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What is the industry standard requirements for post production??

  • International frame-rate standards; Europe, Asia, North America, South America & Japan

  • Audio sample-rate and bit-depth in relation to distribution / transmission formats

  • Accepted decibel levels for final delivery

any help??

thanks

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1 Answer

That is a HUGE question with many answers but a few places to start would be:

A "sticky" from Gearslutz which will help you to get started:

http://www.gearslutz.com/board/post-production-forum/229741-standard-mixing-levels-movie-theater-dvd-broadcast-tv-commercials-etc.html

For US broadcast standards you should read the ATSC's A85 document:

http://www.atsc.org/cms/index.php/standards/recommended-practices/185-a85-techniques-for-establishing-and-maintaining-audio-loudness-for-digital-television

For Europe there is a similar document put out by the EBU.

Here is an image of the NTSC, PAL, and SECAM breakdown in the world:

http://en.wikipedia.org/w/index.php?title=File:PAL-NTSC-SECAM.svg&page=1

Sample-rate and bit depth in relation to distribution is an equally huge question in and of itself and will require research of your own.

A few standards but there are MANY choices and reasons for choosing:

  • 24bit/48kHz
  • 192kpbs/48kHz
  • 128kpbs/48kHz
  • 192kpbs/44.1kHz
  • 128kpbs/44.1kHz

I just want to reiterate that this is a huge question and the links I sent are starting points, if there are specific areas or delivery formats you are creating we might be able to be more specific.

There are so many delivery options from HD video to mobile audio and everything in between...Dolby AC3 encoded for Blu-Ray, Dolby E or Dolby Digital encoded HDCam tapes being sent to film festivals, DCP in theatres, Hulu streaming on your iPhone, HD Quicktime catapults to broadcast with WAV or even MP3 audio (not recommended but I have seen it). Delivery is something like the wild west.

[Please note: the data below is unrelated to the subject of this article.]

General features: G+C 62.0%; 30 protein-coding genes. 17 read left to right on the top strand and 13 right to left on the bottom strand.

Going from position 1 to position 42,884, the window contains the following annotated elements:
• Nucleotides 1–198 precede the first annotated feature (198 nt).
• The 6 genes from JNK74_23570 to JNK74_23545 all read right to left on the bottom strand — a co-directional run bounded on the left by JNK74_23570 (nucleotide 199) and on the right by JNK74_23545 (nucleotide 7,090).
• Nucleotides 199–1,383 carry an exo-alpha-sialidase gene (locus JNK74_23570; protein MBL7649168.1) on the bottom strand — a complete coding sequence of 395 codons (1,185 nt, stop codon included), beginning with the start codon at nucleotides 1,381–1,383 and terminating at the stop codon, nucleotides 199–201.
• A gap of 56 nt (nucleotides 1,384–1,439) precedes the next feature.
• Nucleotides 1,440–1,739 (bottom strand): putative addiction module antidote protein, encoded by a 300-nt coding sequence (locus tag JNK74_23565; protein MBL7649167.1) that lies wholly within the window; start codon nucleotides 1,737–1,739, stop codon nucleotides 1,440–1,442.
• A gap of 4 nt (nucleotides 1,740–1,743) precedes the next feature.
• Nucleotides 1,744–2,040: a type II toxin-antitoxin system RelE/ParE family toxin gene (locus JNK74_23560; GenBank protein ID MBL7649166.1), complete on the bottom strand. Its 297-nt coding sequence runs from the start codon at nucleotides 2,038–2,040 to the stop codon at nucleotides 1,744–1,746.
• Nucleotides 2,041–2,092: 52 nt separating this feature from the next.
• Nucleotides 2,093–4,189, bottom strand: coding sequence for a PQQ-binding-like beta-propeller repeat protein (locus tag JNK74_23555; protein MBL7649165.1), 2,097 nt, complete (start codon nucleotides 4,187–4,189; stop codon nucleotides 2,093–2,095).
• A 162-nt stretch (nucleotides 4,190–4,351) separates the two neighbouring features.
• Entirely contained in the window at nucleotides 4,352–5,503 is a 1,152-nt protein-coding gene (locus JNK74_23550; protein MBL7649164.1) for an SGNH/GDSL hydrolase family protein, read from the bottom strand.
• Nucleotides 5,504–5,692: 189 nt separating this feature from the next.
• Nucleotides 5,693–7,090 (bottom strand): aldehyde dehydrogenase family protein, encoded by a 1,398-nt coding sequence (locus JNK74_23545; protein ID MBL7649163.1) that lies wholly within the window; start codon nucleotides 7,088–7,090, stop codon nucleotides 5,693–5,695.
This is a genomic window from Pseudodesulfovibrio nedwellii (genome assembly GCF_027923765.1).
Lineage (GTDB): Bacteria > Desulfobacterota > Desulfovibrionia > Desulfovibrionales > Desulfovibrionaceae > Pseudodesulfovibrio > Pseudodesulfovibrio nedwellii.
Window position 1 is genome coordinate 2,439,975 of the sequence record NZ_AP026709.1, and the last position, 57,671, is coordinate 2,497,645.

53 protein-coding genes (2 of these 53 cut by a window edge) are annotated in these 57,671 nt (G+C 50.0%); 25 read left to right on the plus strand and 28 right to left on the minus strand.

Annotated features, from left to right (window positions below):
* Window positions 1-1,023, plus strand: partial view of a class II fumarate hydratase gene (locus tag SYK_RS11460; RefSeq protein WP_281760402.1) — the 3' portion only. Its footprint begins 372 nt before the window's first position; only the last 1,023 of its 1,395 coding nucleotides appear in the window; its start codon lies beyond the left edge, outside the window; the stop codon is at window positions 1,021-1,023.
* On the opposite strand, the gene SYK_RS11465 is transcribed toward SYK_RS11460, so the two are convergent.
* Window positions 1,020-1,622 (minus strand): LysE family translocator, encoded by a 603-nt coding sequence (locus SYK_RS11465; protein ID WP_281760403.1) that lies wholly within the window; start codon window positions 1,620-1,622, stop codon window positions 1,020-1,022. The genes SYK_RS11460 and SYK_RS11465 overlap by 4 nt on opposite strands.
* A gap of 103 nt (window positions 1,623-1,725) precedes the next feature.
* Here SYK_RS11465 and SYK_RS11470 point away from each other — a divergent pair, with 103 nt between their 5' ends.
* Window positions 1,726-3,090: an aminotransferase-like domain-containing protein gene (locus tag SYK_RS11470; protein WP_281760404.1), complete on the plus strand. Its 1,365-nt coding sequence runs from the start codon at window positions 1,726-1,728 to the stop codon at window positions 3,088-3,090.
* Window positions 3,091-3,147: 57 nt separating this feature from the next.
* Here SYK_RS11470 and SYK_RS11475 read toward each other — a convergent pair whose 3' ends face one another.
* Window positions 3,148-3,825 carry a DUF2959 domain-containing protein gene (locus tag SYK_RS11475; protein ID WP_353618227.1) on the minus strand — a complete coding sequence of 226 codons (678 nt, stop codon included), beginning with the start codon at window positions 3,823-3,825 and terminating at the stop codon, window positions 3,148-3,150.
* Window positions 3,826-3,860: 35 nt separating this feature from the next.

Good luck and let us know if there are more specific questions.

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A slight clarification to build upon this. The output process is usually split into two processes: printmastering and encoding. For printmastering, 24-bit/48k or 16-bit/48k tend to be the defacto printmastering choices for motion picture/television media - that process is pretty much a slam-dunk in terms of what's always expected. As raw uncompressed BWAV the former runs at 1,152 kbps per mono channel, which is not to be confused with MP3/AC3 compression formats which run from 128-320 kbps. These would fall under the encoding process - and that's the process which varies a lot as mentioned –  Stavrosound Nov 5 '12 at 8:55
    
Absolutely correct and thank you for the clarification. Encoding specs are highly variable, but it is true that 24/48 or 16/48 are somewhat de facto output specs. –  Ryan Nov 6 '12 at 15:46
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